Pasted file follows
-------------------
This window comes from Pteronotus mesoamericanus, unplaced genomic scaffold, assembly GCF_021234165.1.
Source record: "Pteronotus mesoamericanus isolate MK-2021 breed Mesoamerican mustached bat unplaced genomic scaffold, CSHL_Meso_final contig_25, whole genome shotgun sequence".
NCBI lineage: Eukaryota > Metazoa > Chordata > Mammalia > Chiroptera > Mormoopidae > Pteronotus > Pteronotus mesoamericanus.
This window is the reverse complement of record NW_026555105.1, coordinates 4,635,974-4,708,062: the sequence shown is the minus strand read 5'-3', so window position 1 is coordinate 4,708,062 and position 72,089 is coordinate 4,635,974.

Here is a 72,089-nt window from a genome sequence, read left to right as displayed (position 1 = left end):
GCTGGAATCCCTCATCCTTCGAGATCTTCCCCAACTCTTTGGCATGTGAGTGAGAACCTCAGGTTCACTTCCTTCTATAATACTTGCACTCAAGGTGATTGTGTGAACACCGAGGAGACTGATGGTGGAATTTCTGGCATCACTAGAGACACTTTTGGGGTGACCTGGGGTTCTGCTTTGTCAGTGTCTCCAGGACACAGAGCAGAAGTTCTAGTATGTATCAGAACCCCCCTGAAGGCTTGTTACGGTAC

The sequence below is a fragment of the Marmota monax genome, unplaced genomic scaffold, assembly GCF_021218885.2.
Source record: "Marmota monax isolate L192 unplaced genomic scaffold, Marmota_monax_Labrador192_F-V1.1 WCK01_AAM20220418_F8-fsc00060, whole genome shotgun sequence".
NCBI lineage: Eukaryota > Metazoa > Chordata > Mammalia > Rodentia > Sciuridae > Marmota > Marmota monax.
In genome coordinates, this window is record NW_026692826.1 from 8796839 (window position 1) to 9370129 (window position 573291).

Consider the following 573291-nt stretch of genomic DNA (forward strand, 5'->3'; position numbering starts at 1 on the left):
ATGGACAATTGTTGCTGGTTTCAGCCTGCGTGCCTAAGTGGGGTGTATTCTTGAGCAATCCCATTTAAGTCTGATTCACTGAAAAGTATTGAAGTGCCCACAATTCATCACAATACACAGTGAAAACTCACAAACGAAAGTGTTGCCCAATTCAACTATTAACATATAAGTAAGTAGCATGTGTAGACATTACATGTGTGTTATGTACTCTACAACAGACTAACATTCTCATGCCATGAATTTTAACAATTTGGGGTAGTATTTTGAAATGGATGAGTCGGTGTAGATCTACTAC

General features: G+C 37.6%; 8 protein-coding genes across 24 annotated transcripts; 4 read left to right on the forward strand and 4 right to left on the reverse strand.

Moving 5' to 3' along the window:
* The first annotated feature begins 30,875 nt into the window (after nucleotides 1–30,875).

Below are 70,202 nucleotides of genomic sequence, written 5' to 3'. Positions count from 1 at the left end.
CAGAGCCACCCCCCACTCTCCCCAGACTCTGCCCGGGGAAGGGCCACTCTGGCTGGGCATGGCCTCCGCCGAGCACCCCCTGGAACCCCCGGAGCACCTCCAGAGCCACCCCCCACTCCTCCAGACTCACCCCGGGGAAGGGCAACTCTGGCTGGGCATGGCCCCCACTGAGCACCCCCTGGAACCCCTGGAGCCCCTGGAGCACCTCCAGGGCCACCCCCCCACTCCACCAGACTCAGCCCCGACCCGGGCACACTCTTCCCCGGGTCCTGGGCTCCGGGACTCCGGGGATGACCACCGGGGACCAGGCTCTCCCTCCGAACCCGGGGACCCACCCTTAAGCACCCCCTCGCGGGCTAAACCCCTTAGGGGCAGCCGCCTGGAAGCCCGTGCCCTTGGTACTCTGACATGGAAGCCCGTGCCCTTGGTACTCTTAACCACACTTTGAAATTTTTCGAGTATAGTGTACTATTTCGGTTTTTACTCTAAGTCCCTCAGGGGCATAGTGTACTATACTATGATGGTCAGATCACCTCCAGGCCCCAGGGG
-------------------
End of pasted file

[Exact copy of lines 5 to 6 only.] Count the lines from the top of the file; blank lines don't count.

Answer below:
Here is a 72,089-nt window from a genome sequence, read left to right as displayed (position 1 = left end):
GCTGGAATCCCTCATCCTTCGAGATCTTCCCCAACTCTTTGGCATGTGAGTGAGAACCTCAGGTTCACTTCCTTCTATAATACTTGCACTCAAGGTGATTGTGTGAACACCGAGGAGACTGATGGTGGAATTTCTGGCATCACTAGAGACACTTTTGGGGTGACCTGGGGTTCTGCTTTGTCAGTGTCTCCAGGACACAGAGCAGAAGTTCTAGTATGTATCAGAACCCCCCTGAAGGCTTGTTACGGTAC